French actress Julie Delpy, a blonde with perfect fox features, has spent her career kissing her way through Paris in a series of swoony, talky romances beloved by girls with brains. Now, she’s written and directed her own. And it’s smart, witty, and incisive about what happens after boy meets girl and the two start analyzing whether their love is strong enough for the long haul.
Delpy stars as Marion, a flirtatious French ex-pat now living in New York. At 35–an age which a barely made-up Delpy makes look ripe and glamorous–she’s racked up enough ex-boyfriends to give her current steady, Jack, a migraine. Jack (Adam Goldberg) hardly needs the help; he’s the kind of chittering neurotic who could have a lucrative career as a Woody Allen impersonator with just a pair of glasses and a shave. At first, Marion and Jack seem like another fraudulent Hollywood Odd Couple–her blithe, him frantic–but we quickly accept that these two krazy kids thrive on conflict. Vacationing through Italy and Paris, the only time they don’t argue is when they’re asleep in their train car. Jack takes out his aggressions on a herd of Da Vinci Code-clutching American tourists in Bush/Cheney shirts by giving them the wrong directions to the Louvre. At this, Marion capsulizes their dynamic: she’s momentarily incredulous and disgusted, then brushes off the rubes’ misery and perkily hails a cab. They belong together.
The first half of the film is charmingly mean-spirited comedy as Marion’s non-English speaking parents–played by Delpy’s real life mère and père–delight in poking fun at their daughter’s pet American. (It helps that she’d already given them a photo of Jack naked with balloons tied to his penis.) Every time the household erupts in shouting, Jack trembles that he’s done something wrong. Was his request to visit Jim Morrison’s grave shamefully cliché? No one clues him in that Marion’s mom once slept with The Lizard King, whose name is officially reptilian non grata around the dinner table.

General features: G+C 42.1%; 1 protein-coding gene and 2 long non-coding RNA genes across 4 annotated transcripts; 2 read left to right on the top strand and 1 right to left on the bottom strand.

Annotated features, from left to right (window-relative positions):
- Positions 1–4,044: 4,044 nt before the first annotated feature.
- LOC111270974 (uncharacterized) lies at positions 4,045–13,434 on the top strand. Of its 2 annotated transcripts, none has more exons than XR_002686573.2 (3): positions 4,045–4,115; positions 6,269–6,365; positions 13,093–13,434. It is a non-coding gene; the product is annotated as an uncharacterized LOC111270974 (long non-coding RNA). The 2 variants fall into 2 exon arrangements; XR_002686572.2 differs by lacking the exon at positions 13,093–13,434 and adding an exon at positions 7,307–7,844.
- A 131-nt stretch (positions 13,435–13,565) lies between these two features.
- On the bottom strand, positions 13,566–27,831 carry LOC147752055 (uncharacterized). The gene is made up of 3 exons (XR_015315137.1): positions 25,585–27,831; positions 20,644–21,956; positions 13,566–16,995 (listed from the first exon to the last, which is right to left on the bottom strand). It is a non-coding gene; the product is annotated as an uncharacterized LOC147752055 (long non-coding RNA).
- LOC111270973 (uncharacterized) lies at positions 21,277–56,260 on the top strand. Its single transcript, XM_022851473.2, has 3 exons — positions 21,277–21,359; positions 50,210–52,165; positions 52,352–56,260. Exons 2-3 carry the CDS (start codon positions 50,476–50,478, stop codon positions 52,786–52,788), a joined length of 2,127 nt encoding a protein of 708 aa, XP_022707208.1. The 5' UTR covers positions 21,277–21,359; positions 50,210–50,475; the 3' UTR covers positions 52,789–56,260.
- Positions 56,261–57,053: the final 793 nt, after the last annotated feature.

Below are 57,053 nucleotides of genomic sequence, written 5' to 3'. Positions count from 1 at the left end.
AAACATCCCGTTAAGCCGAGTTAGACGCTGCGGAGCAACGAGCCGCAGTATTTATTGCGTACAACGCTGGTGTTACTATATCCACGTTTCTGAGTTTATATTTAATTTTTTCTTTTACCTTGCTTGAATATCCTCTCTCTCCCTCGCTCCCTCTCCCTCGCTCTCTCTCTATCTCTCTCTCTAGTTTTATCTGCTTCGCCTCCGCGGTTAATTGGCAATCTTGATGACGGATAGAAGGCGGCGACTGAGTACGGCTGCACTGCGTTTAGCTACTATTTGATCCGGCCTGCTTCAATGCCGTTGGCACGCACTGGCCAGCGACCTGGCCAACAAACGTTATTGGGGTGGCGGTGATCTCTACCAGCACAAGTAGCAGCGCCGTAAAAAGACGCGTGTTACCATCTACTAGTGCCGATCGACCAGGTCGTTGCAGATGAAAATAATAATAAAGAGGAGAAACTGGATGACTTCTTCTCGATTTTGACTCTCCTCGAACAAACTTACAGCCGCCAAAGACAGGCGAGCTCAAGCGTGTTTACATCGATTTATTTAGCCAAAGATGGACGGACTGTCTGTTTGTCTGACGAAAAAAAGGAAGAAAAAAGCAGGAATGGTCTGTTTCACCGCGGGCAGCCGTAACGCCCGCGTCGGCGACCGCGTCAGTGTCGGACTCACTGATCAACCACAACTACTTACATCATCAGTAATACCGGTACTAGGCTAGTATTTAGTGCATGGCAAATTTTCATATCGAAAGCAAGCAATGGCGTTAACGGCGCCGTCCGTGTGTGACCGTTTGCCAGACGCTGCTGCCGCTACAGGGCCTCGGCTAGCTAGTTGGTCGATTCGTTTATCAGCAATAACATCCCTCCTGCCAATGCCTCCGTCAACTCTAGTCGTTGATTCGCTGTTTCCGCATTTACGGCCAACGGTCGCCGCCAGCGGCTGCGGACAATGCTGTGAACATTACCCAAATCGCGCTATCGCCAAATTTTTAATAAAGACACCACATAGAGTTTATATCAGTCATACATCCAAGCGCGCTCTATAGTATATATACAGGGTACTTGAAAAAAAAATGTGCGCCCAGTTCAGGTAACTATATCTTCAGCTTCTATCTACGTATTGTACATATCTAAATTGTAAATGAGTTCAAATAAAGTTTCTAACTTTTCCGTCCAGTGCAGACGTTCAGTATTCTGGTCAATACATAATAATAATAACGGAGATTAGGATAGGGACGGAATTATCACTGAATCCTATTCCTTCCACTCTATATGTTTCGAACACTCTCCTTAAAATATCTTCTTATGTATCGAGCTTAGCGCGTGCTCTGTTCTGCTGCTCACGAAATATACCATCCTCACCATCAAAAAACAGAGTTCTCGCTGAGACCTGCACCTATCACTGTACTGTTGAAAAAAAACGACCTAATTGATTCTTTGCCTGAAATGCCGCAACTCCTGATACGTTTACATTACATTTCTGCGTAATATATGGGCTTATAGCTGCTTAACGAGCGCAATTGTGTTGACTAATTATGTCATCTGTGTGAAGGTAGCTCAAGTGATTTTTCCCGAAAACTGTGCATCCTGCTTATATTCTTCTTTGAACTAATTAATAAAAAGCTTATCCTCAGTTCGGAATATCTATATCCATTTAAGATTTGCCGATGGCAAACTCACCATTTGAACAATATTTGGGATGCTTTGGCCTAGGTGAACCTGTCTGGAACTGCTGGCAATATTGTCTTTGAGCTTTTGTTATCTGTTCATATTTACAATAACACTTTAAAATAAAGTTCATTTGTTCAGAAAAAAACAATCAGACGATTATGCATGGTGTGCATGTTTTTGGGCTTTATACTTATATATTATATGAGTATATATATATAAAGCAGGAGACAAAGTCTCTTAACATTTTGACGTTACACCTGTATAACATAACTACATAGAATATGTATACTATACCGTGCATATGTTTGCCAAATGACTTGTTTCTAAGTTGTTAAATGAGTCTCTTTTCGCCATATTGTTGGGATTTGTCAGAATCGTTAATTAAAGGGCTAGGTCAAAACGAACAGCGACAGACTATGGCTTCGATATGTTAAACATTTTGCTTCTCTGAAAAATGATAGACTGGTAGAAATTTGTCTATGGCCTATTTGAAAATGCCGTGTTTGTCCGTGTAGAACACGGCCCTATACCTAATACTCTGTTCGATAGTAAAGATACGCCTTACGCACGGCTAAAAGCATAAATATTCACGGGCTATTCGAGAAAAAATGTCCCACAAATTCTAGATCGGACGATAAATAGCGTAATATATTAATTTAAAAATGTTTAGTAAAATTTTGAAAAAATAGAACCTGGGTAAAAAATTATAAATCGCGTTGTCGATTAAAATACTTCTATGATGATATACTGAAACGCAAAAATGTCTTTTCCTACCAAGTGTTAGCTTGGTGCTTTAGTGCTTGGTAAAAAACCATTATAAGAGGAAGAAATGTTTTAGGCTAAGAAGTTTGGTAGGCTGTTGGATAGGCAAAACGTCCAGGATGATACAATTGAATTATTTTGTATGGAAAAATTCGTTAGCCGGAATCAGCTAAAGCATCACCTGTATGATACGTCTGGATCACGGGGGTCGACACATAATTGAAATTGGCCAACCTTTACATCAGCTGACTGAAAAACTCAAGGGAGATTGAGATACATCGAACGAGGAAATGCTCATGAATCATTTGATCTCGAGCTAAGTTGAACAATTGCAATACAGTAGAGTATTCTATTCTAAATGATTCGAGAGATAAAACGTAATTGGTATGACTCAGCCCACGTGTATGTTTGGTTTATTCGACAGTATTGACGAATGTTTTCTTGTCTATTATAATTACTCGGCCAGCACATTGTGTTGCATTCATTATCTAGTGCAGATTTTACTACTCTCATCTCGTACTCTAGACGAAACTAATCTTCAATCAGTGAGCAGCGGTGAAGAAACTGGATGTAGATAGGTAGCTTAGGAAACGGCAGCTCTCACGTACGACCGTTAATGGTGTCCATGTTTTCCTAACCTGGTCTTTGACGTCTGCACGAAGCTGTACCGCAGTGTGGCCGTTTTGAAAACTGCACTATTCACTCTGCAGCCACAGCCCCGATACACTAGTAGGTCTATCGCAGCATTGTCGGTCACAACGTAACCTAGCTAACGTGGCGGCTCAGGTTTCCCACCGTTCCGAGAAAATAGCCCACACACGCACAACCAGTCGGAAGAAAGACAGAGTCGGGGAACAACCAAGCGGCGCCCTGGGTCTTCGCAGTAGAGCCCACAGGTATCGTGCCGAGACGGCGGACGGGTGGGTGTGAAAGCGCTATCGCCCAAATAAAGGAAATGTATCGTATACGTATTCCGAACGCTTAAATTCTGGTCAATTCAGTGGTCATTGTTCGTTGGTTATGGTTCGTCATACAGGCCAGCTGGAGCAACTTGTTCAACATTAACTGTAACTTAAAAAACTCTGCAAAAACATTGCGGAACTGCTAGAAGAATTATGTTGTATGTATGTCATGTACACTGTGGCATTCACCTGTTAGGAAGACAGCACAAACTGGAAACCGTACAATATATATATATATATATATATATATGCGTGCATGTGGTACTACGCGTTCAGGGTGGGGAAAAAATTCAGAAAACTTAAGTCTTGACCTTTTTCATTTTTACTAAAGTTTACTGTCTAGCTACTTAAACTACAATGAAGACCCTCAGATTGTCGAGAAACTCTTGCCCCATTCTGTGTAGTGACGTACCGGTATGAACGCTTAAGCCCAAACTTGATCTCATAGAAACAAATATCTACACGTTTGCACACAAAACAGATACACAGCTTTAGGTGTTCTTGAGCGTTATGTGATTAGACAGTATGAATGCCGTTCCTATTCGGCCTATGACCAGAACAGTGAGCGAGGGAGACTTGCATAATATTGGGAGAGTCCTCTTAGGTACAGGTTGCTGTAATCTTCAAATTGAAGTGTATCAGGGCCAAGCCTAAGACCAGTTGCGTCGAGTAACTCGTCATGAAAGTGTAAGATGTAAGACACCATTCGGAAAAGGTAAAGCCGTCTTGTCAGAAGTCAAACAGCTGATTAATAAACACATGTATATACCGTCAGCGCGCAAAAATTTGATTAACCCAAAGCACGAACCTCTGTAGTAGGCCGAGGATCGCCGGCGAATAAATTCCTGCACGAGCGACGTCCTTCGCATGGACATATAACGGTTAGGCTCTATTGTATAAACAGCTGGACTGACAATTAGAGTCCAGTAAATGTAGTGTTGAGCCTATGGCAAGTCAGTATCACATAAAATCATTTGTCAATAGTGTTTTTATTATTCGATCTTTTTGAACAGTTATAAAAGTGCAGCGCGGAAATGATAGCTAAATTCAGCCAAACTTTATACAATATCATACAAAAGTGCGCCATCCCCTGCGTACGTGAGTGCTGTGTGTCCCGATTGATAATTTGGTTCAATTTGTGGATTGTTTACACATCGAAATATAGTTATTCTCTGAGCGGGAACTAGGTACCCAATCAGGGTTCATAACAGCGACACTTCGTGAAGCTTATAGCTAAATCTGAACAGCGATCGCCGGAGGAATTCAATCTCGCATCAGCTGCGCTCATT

But Delpy smartly shifts the story away from being a francophone Meet the Parents by sending the waveringly happy couple out to a cocktail party where every man acts like he’s seen Marion naked. And if most of them have, so what? What threatens to break them up turns out to be a stealth enemy: it’s not the loud conflicts but the silent non-fights, the moments people bite their lips and hold in their fears or worries or jealousies and tell white lies to avoid hurting the other’s feelings. Relationships aren’t imploded, they’re eroded.
2 Days in Paris is heavy with quirky montages and narration, but it’s restrained where it counts. It nails its characters–even Jack, who quickly tampers down from an Alvy Singer to an actual human being–and allows them to make mistakes while allowing us to understand why they thought flirting too much with strangers or picking that pointless fight was a good idea at the time. It’s a date film for couples who need a catalyst to hash out their issues, or the flick your best friend brings over when you’ve gotten into a spat with your man. (I saw it two weeks after a break-up accompanied by a different ex-boyfriend who jabbed me in the ribs every time he recognized a reason why we split.) Towards the end, Marion sits quietly across from Jack and wonders why love never seems to be anything more than some good times and a bad goodbye. It’s a question without an answer, but Delpy’s face speaks volumes about hope, dreams and disappointment.